1948 – R.M. Schindler
11833 and 11837 Laurelwood Drive, Studio City – map
Celebrating this year the 60th anniversary of its completion, R.M. Schindler’s Laurelwood Apartments has had healthier days. The landmark’s condition has been such the city just last year did what it had never done before – took away the owner’s privileges provided by the Mills Act, a 1972 tax incentive program helping owners rehabilitate and preserve their historic properties.
In his career, architect Rudolph Schindler designed about fifty residences (HCM No. 122, for instance) but just four apartment complexes. For the Laurelwood, he was given to work with a plot about an acre in size on two banks of a hill overlooking Ventura Boulevard. He created a two-level complex split into a pair of separate buildings each containing five, two-unit blocks on either side of a central walkway. Schindler gave the ground apartments garden patios, while the upper ones got roof decks.
Some of the things which set the Laurelwood apart when it was completed in 1949: wide eaves extending from a flat roof; clerestory windows; L-shaped living/dining areas; patios accessible through sliding glass windows; and garages separating the street from the living space.
The Laurelwood Apartments came this close to being bulldozed, not once but twice. The first time was after the owner, Laurelwood Properties Ltd, notified renters on New Year’s Eve 1979 of its plans to raze the complex along with the smaller one next to it to make way for fifty-eight new condos. Tenants and preservationists scrambled to have the city designate the Laurelwood a Historic-Cultural Monument which it did in April 1980. The owner surrendered in the demolition fight and instead put the monument up for sale.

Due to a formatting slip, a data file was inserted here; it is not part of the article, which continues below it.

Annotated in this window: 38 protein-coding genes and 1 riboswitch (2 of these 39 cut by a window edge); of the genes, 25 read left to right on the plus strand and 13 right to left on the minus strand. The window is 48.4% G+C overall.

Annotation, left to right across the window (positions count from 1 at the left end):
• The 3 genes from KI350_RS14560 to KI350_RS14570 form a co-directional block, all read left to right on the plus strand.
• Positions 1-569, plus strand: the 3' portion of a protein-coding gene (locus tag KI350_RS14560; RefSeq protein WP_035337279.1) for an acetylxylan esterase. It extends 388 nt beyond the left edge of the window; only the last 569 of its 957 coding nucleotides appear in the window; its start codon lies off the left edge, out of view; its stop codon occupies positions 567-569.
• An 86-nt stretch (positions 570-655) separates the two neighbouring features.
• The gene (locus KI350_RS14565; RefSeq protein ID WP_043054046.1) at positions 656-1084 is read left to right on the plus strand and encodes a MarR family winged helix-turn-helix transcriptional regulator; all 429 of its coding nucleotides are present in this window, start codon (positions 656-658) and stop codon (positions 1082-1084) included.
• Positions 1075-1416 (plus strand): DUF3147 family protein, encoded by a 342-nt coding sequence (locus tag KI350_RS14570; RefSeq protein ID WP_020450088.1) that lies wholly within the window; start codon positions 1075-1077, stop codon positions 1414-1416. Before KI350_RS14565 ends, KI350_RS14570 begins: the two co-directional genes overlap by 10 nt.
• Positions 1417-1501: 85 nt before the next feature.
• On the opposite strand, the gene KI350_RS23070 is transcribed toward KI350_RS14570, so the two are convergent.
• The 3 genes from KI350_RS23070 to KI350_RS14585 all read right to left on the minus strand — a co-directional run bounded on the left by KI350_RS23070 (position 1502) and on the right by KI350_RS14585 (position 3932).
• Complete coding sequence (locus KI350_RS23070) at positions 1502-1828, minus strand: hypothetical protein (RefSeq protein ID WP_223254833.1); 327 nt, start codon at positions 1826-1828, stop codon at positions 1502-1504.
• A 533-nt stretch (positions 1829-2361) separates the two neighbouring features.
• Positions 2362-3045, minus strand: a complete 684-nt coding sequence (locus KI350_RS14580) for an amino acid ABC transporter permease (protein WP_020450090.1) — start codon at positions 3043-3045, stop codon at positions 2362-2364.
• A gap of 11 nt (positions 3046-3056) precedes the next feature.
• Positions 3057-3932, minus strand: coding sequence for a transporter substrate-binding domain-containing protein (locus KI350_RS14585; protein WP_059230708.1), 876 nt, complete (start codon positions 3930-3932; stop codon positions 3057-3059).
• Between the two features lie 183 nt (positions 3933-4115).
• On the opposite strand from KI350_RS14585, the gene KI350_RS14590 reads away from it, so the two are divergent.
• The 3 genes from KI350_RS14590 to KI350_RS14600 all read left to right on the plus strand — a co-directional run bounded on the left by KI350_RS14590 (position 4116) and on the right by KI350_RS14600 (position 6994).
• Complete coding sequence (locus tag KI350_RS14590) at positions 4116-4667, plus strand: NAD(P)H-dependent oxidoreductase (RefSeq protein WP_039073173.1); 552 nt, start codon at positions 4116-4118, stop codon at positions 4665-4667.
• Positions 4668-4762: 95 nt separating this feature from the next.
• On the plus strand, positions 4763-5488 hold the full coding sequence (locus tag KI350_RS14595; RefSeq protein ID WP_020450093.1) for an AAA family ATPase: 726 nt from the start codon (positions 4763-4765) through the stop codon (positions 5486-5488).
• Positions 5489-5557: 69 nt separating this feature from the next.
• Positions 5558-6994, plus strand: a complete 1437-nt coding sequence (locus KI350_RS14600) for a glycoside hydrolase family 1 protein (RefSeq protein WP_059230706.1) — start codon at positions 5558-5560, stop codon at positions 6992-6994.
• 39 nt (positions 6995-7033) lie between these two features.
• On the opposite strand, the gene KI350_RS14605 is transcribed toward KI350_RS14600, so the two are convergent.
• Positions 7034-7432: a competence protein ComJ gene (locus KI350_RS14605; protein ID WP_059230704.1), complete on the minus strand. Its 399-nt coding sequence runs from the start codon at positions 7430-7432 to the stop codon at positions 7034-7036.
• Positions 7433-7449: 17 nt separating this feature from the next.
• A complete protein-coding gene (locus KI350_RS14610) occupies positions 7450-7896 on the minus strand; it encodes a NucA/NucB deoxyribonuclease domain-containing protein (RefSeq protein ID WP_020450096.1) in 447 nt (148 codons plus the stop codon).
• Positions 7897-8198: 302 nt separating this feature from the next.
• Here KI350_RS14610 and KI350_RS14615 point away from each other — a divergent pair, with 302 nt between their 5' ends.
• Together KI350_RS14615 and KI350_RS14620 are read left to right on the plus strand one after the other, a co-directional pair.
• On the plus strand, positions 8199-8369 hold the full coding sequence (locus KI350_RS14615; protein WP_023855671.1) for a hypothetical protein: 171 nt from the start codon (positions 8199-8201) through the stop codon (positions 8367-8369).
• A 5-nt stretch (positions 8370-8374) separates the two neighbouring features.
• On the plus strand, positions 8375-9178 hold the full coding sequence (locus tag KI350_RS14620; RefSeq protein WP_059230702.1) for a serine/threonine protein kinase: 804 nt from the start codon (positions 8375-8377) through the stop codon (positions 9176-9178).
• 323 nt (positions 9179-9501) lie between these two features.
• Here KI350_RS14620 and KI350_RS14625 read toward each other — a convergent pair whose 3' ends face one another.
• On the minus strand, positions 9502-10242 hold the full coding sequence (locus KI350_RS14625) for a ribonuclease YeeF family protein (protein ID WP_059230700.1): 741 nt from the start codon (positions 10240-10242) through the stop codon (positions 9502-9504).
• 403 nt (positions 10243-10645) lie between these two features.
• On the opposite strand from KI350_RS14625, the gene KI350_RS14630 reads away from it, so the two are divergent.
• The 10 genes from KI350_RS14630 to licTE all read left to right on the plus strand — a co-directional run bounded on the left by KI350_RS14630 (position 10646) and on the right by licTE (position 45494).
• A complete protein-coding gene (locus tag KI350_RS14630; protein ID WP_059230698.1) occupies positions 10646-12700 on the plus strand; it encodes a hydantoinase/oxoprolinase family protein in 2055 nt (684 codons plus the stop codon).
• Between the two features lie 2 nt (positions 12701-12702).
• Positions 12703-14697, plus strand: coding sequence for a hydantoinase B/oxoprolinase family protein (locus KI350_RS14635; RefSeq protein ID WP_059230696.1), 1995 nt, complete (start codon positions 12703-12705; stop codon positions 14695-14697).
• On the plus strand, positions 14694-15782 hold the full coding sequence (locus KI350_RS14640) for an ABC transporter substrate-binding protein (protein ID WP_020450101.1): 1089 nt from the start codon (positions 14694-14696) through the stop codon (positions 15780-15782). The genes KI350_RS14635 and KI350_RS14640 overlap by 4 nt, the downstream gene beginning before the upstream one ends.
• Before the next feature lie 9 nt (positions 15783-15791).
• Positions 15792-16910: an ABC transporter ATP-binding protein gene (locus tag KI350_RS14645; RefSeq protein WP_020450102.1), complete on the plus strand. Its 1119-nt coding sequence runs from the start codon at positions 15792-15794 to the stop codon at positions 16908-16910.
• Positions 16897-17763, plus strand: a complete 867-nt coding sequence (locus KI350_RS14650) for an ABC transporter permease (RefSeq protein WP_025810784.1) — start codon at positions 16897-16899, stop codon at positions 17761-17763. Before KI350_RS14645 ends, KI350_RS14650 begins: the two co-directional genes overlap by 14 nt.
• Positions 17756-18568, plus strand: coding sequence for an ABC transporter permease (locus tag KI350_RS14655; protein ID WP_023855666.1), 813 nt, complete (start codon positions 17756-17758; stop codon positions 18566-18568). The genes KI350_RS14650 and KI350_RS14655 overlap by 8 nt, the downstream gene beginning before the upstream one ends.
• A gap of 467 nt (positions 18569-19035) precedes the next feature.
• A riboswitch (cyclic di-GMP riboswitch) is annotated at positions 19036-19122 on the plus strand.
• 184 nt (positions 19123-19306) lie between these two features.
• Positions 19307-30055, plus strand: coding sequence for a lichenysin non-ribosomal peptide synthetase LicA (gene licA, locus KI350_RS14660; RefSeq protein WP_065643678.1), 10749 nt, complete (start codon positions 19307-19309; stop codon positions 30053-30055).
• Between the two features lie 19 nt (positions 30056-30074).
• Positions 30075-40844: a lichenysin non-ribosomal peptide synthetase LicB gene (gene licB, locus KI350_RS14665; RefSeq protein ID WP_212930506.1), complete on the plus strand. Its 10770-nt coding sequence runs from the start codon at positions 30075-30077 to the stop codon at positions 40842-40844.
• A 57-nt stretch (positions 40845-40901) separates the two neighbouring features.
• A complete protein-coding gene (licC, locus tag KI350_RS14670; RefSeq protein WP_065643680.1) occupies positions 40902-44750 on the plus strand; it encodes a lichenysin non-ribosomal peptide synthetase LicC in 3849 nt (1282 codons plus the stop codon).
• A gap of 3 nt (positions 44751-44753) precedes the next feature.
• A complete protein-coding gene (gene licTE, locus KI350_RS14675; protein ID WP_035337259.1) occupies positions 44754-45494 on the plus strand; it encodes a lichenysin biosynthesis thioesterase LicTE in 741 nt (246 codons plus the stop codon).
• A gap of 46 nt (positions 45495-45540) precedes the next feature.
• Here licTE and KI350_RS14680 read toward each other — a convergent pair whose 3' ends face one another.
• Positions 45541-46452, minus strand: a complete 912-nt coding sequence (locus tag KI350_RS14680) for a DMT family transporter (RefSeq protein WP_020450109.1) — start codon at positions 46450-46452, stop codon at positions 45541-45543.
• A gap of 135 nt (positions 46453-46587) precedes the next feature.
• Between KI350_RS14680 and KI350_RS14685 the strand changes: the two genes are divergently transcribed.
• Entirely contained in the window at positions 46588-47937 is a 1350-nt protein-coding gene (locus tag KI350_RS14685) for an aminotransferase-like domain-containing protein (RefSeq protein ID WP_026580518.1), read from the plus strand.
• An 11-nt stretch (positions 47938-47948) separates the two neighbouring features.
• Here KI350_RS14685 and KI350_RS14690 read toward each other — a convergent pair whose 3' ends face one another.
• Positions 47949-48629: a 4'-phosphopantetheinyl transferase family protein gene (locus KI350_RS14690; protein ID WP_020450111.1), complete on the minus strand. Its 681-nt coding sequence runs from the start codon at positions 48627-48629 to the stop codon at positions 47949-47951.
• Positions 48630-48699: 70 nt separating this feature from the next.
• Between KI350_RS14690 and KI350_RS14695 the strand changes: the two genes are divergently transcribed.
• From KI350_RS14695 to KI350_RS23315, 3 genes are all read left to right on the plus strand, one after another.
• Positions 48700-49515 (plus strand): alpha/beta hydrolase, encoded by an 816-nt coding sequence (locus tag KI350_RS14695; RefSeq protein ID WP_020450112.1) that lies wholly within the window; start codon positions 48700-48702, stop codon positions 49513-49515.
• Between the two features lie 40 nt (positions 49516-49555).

Six years later, in the summer of 1986, owner Steve Hartunian of Empire Properties, who had bought the landmark in 1984 for about $900,000, filed for a demo permit. This time, the Cultural Heritage Commission and the Department Parks and Recreation put a freeze on the process, pressuring Hartunian to opt for selling the property rather than wage the war required to tear down the Laurelwood.
Helen Jameson purchased the property in January 1987 for $1.6 million. However, she turned around and put the complex up for sale the following year when City Council extended by six months a one-year hold on any large renovations at the Laurelwood. The city explained “the moratorium was imposed to prevent landlords from using renovation projects as an excuse for removing tenants so they can raise rents beyond levels spelled out in city rent-control rules.” In any event, Jameson changed her mind and kept the Laurelwood.
Jump ahead a decade. The Cultural Heritage Commission toured Laurelwood Apartments in February 2007 and found the monument lacked even the basic maintenance and rehabilitation work required as part of the Mills Act contract. Here are some notes of the Commission’s findings:
- Exterior plaster wall finished that are cracked or missing and peeling paint.
- Deteriorated exterior wood finishes including dry rot and peeling paint.
- Spauled and cracked concrete surfaces.
- Inappropriately placed electrical conduits on the exterior surfaces of the building.
- Missing light fixtures.
- Unrepaired planter boxes.
- Deteriorated and missing privacy fences at ground floor gardens and the use of inappropriate fence and screening materials including wooden lattice panels, wood and chicken wire.
- Deteriorated stairways. This is also noted as a life-safety hazard to the occupants of the building.
- Rook leaks and interior water damage.
- Inappropriate roof repairs.
- Trash and other debris lay throughout the property.
- Inappropriately placed plumbing along the front façade.
- Missing façade signage.
Though there’s been some talk recently of converting the Laurelwood apartment buildings into condominiums (condominia?), the lack of required parking sort of dashes those development dreams (the Laurelwood is sandwiched between a 1990s complex and the older Twin Palms). I don’t have a good feeling about the future for this Schindler work, called one of “the best examples of hillside development because of its unobtrusive design.” The city’s landmark designation seems to be the sole reason we’ve still got it, and history has shown us even that isn’t a guarantee against a monument’s removal.
Ryon, Ruth “Schindler Units Face Possible Razing” The Los Angeles Times; Jan 20, 1980, p. I2
Igler, Marc “Preservationists, Tenants Fight to Save Laurelwood” The Los Angeles Times; Jul 5, 1986, p. V_A6
Ryon, Ruth “Schindler ‘Masterpiece’ on the Market” The Los Angeles Times; Jul 20, 1986, p. H12
Pool, Bob “Rent-Control Ruling Ban on Renovations Threatens Landmark” The Los Angeles Times; July 19, 1988, p. 8
Up next: Westminster Presbyterian Church